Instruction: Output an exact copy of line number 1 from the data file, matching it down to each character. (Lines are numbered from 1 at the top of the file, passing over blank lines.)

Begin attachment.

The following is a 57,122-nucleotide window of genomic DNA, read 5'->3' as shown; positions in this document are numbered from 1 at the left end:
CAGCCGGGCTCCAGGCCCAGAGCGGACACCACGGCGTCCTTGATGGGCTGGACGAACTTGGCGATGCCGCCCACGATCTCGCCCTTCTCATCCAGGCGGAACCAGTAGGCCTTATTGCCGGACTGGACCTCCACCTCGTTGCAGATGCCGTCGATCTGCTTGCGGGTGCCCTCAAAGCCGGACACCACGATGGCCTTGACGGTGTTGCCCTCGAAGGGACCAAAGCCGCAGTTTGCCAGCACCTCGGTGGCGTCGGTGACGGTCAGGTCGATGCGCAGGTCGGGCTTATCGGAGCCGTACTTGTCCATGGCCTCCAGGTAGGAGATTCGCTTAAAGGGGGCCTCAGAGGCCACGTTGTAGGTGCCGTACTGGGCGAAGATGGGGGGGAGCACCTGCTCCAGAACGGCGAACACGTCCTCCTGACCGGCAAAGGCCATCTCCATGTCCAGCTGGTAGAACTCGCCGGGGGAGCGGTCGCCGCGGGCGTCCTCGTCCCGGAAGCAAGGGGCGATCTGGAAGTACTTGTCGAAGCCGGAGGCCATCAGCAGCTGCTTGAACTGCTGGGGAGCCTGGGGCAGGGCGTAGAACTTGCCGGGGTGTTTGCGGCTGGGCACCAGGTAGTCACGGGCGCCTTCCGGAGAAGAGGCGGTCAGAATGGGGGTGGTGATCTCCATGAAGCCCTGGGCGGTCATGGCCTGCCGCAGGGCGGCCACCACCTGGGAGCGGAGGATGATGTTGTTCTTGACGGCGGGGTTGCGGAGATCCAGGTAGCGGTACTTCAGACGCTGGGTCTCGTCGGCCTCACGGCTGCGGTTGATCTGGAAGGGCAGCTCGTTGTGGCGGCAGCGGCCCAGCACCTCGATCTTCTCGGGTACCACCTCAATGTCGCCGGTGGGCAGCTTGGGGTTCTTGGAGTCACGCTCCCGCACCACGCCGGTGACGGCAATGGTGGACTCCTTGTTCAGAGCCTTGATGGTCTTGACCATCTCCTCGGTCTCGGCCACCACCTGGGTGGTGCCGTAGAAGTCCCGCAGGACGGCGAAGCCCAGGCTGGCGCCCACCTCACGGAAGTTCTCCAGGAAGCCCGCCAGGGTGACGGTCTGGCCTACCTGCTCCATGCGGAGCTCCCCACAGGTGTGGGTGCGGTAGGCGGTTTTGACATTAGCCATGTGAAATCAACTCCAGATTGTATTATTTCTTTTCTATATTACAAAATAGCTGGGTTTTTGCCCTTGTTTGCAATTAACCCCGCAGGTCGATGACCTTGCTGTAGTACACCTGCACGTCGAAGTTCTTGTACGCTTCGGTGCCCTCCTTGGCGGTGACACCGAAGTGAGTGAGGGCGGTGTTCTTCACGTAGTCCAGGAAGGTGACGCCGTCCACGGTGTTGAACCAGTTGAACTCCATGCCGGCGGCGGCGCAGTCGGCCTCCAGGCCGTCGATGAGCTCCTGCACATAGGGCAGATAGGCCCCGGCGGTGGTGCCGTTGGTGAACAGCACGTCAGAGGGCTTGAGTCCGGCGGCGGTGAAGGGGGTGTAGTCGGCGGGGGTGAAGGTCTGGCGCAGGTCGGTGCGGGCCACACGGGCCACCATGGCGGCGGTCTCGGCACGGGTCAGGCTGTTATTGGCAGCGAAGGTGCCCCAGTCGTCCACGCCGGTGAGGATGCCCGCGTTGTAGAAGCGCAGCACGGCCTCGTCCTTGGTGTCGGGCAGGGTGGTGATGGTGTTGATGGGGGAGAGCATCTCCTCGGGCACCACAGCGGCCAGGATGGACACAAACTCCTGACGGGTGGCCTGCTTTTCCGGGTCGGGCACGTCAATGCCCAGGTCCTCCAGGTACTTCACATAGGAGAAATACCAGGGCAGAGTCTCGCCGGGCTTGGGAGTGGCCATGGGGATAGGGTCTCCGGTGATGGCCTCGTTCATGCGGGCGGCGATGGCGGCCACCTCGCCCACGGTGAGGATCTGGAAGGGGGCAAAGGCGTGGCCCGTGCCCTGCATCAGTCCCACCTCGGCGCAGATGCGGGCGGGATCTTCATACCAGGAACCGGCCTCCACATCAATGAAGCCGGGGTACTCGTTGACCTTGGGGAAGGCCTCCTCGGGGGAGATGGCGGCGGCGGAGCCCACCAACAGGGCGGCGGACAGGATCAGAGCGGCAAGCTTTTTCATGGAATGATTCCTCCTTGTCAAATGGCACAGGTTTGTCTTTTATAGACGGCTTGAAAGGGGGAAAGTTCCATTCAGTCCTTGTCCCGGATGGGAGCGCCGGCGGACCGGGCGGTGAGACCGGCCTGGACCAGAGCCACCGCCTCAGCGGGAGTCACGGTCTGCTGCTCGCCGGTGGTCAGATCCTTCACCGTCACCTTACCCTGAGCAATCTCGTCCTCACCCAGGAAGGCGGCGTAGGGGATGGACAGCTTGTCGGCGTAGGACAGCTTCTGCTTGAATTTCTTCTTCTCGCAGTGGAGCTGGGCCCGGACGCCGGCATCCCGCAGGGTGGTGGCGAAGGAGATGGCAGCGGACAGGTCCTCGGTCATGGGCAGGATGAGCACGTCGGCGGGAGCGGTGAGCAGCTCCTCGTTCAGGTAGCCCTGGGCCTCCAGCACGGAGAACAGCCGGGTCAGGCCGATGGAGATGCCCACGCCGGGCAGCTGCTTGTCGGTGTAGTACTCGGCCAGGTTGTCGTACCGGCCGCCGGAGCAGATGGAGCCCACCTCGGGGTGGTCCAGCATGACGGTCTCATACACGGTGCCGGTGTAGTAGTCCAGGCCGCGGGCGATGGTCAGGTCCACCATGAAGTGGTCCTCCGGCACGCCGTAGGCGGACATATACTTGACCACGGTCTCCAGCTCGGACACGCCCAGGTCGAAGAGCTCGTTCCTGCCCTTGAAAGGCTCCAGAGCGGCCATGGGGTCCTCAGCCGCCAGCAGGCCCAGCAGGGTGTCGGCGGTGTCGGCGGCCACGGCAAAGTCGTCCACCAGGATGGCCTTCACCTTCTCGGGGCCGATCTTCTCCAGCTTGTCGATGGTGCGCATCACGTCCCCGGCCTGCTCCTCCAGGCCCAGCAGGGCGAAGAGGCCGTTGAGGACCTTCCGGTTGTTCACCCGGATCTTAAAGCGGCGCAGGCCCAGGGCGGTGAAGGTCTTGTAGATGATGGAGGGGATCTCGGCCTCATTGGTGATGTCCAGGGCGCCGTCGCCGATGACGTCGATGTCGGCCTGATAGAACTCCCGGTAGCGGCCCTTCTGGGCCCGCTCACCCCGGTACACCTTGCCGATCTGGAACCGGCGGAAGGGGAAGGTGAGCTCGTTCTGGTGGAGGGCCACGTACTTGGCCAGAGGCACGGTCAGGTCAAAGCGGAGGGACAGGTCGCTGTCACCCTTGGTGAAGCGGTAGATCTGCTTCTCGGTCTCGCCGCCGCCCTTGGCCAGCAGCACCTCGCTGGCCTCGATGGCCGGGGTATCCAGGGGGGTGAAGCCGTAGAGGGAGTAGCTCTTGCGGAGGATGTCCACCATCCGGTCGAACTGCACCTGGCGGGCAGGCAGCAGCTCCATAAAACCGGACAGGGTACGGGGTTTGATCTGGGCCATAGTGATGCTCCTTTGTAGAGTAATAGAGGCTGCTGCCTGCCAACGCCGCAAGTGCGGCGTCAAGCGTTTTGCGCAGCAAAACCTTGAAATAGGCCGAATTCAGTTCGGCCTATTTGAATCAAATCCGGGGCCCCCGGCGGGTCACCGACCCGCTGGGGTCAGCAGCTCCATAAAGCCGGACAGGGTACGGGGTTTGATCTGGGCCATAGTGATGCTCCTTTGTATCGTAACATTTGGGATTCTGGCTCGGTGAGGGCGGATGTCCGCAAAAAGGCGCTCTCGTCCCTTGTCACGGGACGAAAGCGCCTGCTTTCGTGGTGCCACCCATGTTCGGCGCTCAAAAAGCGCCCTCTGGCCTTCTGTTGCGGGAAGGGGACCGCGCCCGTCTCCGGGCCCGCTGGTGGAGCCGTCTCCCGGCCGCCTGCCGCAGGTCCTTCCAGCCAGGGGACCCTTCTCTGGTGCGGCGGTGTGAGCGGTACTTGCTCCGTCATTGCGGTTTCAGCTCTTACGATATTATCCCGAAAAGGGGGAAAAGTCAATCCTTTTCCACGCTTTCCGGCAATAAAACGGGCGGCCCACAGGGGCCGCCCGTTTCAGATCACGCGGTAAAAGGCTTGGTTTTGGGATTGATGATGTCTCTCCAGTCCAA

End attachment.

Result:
The following is a 57,122-nucleotide window of genomic DNA, read 5'->3' as shown; positions in this document are numbered from 1 at the left end: